Additionally, our programs must be able to reach out to operators for user requirements and to balance both “technology push” and “technology pull” efforts, as appropriate. For the former, the technology developer is pushing a new concept out for examination by the operator. These systems may be otherwise unknown to operators, and are often state-of-the-art with enhanced or dramatically improved threat detection capabilities and may further allow for simplified operational use. Technology pull refers to equipment and programs where operators have identified new concepts of operation and/or features that they need in order to achieve their missions. The operators are constantly pulling the technologies in directions that guide our development of detection systems.

DNDO works to address these challenges through a robust, long term, multi-faceted transformational and applied research and development (R&D) program. I would like to highlight a few of the projects in our transformational R&D portfolio that are showing significant progress and promise.

Helium-3 Alternatives
Helium-3 has been widely used as a neutron detection component for radiation detection devices, such as RPMs. However, in recent years, our country has faced a helium-3 shortage. Years before the recent helium-3 shortage, DNDO and the DoD Defense Threat Reduction Agency (DTRA) were already exploring options for better, more cost-effective, alternatives for neutron detection. DNDO’s transformational and applied research efforts included fourteen different technologies that could be used instead of helium-3 tubes, including those based on boron or lithium.

Once the shortage was identified, DNDO accelerated this progress and led an interagency working group to address the use of alternate neutron detection technologies. DNDO also queried the commercial marketplace for available systems. At a recently-completed test, present and next generation alternatives from the interagency research and development portfolio and the private sector were evaluated and multiple systems proved to have sufficient performance to replace helium-3 in RPMs. As a result of our efforts, alternative neutron detection technologies are now commercially available and large quantities of helium-3 will no longer be necessary for use in RPMs. Importantly, due to a collaborative, USG-wide effort to address the shortfall, our U.S. strategic reserve of helium-3 has increased by 40% since 2009.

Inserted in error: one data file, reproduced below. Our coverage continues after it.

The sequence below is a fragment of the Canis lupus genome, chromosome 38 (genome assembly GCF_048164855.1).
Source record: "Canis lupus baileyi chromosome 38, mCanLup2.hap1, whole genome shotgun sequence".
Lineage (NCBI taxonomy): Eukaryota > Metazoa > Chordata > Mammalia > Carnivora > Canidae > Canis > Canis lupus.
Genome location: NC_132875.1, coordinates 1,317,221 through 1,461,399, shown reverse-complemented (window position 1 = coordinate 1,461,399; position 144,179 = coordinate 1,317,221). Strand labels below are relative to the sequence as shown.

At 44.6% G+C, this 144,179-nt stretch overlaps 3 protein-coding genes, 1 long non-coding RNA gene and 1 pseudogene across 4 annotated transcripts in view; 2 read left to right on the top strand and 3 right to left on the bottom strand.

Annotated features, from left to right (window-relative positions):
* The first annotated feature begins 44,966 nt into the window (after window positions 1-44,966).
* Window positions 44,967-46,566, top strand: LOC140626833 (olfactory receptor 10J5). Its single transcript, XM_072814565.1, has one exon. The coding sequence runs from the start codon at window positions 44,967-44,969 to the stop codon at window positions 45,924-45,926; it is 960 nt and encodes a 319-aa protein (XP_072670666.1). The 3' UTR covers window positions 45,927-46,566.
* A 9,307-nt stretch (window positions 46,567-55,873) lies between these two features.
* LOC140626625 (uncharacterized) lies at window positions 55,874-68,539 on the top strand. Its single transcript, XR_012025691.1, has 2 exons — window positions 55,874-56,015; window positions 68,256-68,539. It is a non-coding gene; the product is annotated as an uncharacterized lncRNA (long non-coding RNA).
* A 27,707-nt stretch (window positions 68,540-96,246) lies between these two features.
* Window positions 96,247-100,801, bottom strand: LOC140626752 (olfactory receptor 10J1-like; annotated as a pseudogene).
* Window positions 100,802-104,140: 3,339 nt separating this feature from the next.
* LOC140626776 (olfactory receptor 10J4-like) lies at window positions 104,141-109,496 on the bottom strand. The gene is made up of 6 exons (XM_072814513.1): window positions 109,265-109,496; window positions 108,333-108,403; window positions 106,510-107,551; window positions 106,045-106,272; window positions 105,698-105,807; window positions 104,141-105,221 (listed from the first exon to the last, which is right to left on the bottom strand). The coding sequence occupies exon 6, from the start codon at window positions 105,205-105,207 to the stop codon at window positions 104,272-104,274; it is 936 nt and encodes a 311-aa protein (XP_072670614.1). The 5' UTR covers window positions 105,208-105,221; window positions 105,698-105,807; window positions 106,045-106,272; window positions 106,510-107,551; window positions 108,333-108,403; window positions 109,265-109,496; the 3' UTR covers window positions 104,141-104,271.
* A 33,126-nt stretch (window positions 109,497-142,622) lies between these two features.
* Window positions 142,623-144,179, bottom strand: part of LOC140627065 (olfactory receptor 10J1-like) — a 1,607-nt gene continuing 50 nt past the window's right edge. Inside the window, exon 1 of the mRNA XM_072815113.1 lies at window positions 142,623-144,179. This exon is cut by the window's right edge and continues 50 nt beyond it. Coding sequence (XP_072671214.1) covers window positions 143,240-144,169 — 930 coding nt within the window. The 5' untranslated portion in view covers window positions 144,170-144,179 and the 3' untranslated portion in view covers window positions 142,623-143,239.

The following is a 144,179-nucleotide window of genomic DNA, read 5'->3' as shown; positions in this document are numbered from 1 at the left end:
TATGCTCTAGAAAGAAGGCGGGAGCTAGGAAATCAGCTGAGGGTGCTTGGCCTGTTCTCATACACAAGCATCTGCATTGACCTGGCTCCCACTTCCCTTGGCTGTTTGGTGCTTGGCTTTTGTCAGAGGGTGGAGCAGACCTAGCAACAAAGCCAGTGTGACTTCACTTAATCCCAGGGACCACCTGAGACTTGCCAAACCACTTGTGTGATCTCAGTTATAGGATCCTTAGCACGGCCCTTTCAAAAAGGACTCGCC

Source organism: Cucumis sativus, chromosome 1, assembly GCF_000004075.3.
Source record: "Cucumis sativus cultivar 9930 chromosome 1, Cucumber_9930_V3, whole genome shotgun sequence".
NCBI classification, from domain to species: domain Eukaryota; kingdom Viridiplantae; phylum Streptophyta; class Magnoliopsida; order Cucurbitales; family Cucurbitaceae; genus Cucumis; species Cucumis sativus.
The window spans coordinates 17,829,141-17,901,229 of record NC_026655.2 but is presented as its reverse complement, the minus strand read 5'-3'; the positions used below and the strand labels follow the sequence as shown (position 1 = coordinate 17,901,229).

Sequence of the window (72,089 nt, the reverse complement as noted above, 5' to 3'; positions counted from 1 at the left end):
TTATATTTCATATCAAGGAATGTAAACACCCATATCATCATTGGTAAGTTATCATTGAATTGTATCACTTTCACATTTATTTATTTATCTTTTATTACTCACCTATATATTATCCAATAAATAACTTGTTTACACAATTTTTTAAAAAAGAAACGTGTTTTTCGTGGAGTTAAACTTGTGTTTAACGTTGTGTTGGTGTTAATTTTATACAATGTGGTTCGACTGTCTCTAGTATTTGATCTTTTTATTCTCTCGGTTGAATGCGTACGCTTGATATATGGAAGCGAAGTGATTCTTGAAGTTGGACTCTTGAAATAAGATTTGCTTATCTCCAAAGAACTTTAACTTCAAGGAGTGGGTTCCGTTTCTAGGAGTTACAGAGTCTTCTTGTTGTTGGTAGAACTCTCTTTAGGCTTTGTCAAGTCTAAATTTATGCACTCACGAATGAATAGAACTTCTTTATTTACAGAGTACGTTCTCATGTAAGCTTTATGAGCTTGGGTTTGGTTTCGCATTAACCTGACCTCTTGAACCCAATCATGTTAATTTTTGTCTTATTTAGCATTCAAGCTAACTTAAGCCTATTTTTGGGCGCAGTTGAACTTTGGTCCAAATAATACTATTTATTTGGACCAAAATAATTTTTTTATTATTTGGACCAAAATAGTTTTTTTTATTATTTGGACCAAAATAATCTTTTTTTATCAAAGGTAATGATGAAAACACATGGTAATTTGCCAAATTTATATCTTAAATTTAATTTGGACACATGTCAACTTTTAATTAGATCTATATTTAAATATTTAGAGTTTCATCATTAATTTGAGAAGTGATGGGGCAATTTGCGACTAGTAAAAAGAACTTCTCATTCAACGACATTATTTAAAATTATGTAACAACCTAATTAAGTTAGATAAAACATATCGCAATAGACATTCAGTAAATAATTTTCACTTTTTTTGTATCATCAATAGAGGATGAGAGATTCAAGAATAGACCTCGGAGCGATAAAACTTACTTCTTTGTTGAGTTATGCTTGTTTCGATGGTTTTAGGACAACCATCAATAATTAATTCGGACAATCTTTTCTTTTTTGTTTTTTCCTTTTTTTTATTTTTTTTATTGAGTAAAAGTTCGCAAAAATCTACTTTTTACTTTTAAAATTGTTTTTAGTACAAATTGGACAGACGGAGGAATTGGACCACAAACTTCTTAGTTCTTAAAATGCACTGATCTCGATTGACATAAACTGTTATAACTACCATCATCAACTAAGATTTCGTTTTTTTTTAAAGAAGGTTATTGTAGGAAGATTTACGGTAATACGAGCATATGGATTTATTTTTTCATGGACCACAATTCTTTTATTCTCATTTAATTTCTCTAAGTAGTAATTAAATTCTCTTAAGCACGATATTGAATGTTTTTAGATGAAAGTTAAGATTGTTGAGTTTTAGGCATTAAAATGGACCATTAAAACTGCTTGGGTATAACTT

Advanced Radiation Monitoring Device (ARMD)
Our Advanced Radiation Monitoring Device (ARMD) project focuses on enhancing our ability to distinguish benign radiological and nuclear materials, from those that potentially pose a threat. The ARMD project capitalizes on the efficiency and energy resolution of emerging detector crystals, such as strontium iodide (SrI2) and cesium lithium yttrium chloride, or “CLYC”, to develop smaller, more capable detection systems. The detector materials have sufficiently matured to the point where they are now commercially available – the direct result of a coordinated interagency effort between DNDO, DTRA, and DOE. New handheld detector systems using these crystals are being designed, built, and will soon be ready for formal evaluation by DNDO.

Long Range Radiation Detection (LRRD) Project
Our Long Range Radiation Detection (LRRD) project has the potential to have broad operational impact by significantly improving the range of detectors. Through the LRRD project, DNDO has been developing advanced technologies to detect, identify, and precisely locate radiation sources at stand-off distances, through passive gamma-ray imaging technology. We have focused on two systems: Stand-Off Radiation Detection Systems, which uses a mobile system to locate stationary sources; and the Road Side Tracker, which is a rapidly re-locatable monitoring system capable of identifying and tracking threats in moving vehicles across multiple lanes of traffic. Recent LRRD demonstrations included interagency partners from the technical and law enforcement communities, utilizing a “technology push” to allow operators to use the prototype systems in simulated and operational environments. DNDO is assessing the potential for further development based upon operator feedback and evaluations obtained during the demonstrations.

Networked Detectors